Despite a disappointing 2-5 homestand, the Dodgers hoped to carry some momentum from a dominant win over the Reds on Wednesday. They scored six runs in the eighth inning against Cincinnati, which was more in tune with the offense that helped the club get off to a 13-2 start.
That momentum didn’t carry over into Thursday, as the Dodgers’ offense was held in check yet again in a 2-1 loss to the Brewers at American Family Field. Los Angeles is now 3-7 in its last 10 games and has fallen out of first place in the National League West for the first time since the opening weekend.
The Dodgers recorded nine hits in the loss and didn’t have many opportunities against Brewers starter Eric Lauer, who improved to a dominant 6-0 in his career against Los Angeles. The Dodgers had better at-bats against a potent Brewers bullpen, including an Austin Barnes RBI single in the ninth off closer Josh Hader. Mookie Betts, however, flied out to right field to end the game.
“He’s got our number, I guess. He makes pitches against us,” said Dodgers manager Dave Roberts, when asked about Lauer’s success. “He mixes a little bit with the cutter, the changeup, the breaking ball. You have to give him credit. He has our number.”
Thursday marked the sixth time in their last 10 games that the Dodgers recorded three runs or fewer. Outside of Justin Turner, who is tied for second in the NL with 20 RBIs, the Dodgers’ offense is struggling. Betts extended his on-base streak to 21 games, but his OPS is still barely hovering around league average. Max Muncy is walking at a historic pace so far this season, but only has two hits since April 17.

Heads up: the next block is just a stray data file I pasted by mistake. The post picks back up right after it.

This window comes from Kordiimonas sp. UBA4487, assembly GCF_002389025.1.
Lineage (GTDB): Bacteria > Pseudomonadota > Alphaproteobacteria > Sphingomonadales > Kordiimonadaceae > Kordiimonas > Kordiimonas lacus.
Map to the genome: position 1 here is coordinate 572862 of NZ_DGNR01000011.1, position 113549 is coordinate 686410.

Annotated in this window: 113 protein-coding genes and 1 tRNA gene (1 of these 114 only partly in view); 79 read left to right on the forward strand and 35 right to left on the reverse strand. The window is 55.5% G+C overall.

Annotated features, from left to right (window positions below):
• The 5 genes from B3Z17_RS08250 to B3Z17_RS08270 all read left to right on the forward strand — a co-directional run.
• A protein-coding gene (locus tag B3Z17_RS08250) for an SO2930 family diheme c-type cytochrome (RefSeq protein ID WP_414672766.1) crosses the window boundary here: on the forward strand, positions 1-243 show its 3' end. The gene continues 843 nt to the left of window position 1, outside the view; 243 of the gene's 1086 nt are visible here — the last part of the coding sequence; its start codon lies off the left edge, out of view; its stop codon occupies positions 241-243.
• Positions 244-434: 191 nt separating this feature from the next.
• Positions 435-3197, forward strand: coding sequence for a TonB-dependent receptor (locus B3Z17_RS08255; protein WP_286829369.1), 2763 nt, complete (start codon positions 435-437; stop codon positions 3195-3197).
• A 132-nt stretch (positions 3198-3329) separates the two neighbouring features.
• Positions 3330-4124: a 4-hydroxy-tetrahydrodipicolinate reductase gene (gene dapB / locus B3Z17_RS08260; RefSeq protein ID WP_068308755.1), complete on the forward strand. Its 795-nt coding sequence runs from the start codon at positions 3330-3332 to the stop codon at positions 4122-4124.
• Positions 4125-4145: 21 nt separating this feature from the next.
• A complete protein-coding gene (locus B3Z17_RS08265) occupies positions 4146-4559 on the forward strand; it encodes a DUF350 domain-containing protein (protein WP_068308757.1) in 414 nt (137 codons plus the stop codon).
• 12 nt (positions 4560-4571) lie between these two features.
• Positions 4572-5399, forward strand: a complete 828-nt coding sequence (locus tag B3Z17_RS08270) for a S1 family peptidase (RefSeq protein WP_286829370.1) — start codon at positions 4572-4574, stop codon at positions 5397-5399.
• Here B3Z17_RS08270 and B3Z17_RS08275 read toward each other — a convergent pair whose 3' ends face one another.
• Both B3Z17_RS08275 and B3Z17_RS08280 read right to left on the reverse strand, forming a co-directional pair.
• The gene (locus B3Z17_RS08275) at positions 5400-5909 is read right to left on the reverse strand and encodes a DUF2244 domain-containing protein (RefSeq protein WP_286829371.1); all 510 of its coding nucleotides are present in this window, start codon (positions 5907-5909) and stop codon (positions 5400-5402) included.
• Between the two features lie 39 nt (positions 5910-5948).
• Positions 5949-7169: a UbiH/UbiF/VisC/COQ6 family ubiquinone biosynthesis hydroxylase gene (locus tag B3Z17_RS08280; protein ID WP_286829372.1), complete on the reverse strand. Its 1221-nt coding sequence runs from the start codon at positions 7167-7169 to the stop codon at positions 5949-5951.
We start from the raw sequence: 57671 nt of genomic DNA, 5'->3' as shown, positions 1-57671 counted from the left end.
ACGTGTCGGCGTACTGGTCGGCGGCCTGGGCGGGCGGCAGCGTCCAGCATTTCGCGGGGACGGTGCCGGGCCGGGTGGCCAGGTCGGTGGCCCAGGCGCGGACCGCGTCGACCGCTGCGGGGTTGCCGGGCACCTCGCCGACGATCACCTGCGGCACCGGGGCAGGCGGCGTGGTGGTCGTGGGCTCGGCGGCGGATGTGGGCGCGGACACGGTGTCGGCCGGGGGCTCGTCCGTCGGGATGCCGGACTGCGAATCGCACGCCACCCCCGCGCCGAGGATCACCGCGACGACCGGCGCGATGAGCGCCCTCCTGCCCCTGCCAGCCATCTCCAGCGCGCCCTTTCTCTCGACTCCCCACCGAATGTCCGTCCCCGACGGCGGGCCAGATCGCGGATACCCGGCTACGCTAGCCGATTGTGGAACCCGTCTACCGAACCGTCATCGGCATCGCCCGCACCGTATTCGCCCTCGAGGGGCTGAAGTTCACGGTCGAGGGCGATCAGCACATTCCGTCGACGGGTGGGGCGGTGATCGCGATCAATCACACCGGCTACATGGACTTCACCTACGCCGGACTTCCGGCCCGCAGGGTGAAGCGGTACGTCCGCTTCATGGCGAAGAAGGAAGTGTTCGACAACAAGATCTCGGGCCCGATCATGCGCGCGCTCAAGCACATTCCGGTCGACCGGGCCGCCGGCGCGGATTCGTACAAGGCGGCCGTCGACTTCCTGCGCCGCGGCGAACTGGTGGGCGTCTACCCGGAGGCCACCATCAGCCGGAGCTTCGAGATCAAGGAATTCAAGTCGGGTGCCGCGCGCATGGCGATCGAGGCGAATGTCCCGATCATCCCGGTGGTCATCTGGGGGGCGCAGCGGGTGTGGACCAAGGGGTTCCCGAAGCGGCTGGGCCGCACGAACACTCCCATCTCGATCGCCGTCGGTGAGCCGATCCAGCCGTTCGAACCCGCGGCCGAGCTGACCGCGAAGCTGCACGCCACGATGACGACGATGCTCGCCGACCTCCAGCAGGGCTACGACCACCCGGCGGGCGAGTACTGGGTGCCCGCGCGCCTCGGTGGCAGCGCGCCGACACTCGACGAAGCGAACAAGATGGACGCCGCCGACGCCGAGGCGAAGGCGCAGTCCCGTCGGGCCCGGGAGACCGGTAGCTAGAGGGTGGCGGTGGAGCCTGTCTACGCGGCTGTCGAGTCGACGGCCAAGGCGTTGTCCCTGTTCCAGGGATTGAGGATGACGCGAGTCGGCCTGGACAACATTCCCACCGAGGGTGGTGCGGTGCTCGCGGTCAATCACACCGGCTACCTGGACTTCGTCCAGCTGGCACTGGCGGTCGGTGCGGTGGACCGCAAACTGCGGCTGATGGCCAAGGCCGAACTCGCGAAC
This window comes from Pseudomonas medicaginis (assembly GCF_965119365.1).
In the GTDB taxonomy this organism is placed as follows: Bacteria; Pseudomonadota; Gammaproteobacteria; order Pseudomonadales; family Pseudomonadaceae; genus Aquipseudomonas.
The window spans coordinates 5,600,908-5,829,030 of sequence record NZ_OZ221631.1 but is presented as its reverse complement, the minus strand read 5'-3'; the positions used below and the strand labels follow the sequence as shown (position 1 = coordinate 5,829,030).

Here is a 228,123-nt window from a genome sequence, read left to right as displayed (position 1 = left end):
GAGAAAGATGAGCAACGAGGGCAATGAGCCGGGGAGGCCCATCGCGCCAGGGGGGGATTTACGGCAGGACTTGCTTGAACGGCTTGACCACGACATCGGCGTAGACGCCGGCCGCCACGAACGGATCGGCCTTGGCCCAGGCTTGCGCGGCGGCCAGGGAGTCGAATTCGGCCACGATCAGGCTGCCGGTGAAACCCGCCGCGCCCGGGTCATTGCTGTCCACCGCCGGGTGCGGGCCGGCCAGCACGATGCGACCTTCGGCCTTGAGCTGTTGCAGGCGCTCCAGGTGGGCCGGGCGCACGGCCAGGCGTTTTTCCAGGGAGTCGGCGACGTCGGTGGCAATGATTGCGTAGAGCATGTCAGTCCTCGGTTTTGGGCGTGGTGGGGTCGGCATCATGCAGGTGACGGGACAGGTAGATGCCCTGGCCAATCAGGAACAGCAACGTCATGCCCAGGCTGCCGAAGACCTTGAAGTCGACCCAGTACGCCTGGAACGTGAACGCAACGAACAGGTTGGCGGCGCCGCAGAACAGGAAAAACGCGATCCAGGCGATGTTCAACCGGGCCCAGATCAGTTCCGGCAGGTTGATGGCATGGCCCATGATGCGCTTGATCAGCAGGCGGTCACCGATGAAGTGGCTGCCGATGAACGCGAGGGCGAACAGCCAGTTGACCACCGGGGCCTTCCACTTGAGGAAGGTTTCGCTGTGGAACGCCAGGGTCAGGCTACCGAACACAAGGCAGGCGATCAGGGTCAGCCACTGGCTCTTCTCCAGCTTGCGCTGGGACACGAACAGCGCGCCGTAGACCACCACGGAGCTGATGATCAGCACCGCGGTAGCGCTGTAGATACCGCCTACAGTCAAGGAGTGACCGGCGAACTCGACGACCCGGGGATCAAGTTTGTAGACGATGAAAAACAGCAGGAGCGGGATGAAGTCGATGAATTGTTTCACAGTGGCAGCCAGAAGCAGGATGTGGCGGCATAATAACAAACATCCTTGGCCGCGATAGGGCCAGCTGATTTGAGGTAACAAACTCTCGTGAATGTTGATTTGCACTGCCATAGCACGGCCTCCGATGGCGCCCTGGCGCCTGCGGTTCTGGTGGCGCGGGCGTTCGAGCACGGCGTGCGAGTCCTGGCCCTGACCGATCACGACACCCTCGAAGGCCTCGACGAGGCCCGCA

The Dodgers have continuously said that their offense will be fine. History says that’ll happen. But they need to start showing consistent results sooner rather than later.
“I think you just have to understand that we’re taking good at-bats, we’re hitting the ball hard and eventually they’ll go back to finding holes,” Turner said. “And we’ll be able to pass the baton like we’re used to.”
While the offense struggled, Trevor Bauer delivered another strong performance despite not having his best stuff. Bauer struck out six and allowed two runs over eight innings of work. The Brewers recorded nine hard-hit balls off Bauer, the most he’s allowed this season. One pitch in particular that Bauer would probably like back is a knuckle curve to Travis Shaw, which went for a two-run homer in the fourth.
“I think that ironically, it was the night that he didn’t have his best stuff with command and teeth to his pitches,” Roberts said. “You just have to commend him for grinding and putting us in a position to win a baseball game.”
As dominant as Bauer has been this season, the right-hander has often been a victim of the long ball. Ten of the 12 runs against Bauer this season have come via seven home runs. He allowed just nine homers in 73 innings last season.
“I was behind a lot more than I would’ve liked tonight, so it was frustrating,” Bauer said. “I knew it was going to be a little bit of a battle today, so happy how it turned out. It was a battle, for not being super sharp and for the first [eastern road] trip, I thought it was OK. I was happy to be able to battle through it like that.”
One positive for Bauer and the Dodgers is that the right-hander’s ability to pitch eight innings gives Los Angeles plenty of fresh arms for Friday’s scheduled bullpen game. But as has been the case over the last two weeks, the Dodgers will need more production out of their offense.
“It’s definitely not a lack of preparation, lack of focus, lack of talent,” Roberts said. “It’s just one of those things that we’re not consistently, as an offensive unit, in lockstep, and that happens at different parts of the season.”